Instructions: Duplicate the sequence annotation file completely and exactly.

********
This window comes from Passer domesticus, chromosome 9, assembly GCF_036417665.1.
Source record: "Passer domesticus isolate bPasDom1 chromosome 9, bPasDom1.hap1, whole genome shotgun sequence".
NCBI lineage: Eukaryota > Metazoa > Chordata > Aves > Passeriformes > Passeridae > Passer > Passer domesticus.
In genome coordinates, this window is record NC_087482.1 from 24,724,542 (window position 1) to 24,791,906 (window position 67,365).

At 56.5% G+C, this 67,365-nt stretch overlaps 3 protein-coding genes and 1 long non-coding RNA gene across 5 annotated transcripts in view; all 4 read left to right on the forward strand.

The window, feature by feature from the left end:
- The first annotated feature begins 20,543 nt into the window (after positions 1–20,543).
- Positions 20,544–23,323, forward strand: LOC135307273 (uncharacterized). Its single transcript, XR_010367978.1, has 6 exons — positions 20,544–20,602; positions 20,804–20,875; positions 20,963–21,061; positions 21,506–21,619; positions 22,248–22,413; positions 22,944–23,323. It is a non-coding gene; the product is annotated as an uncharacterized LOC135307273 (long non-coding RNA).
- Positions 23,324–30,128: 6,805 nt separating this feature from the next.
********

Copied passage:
This window comes from Passer domesticus, chromosome 9, assembly GCF_036417665.1.
Source record: "Passer domesticus isolate bPasDom1 chromosome 9, bPasDom1.hap1, whole genome shotgun sequence".
NCBI lineage: Eukaryota > Metazoa > Chordata > Aves > Passeriformes > Passeridae > Passer > Passer domesticus.
In genome coordinates, this window is record NC_087482.1 from 24,724,542 (window position 1) to 24,791,906 (window position 67,365).

At 56.5% G+C, this 67,365-nt stretch overlaps 3 protein-coding genes and 1 long non-coding RNA gene across 5 annotated transcripts in view; all 4 read left to right on the forward strand.

The window, feature by feature from the left end:
- The first annotated feature begins 20,543 nt into the window (after positions 1–20,543).
- Positions 20,544–23,323, forward strand: LOC135307273 (uncharacterized). Its single transcript, XR_010367978.1, has 6 exons — positions 20,544–20,602; positions 20,804–20,875; positions 20,963–21,061; positions 21,506–21,619; positions 22,248–22,413; positions 22,944–23,323. It is a non-coding gene; the product is annotated as an uncharacterized LOC135307273 (long non-coding RNA).
- Positions 23,324–30,128: 6,805 nt separating this feature from the next.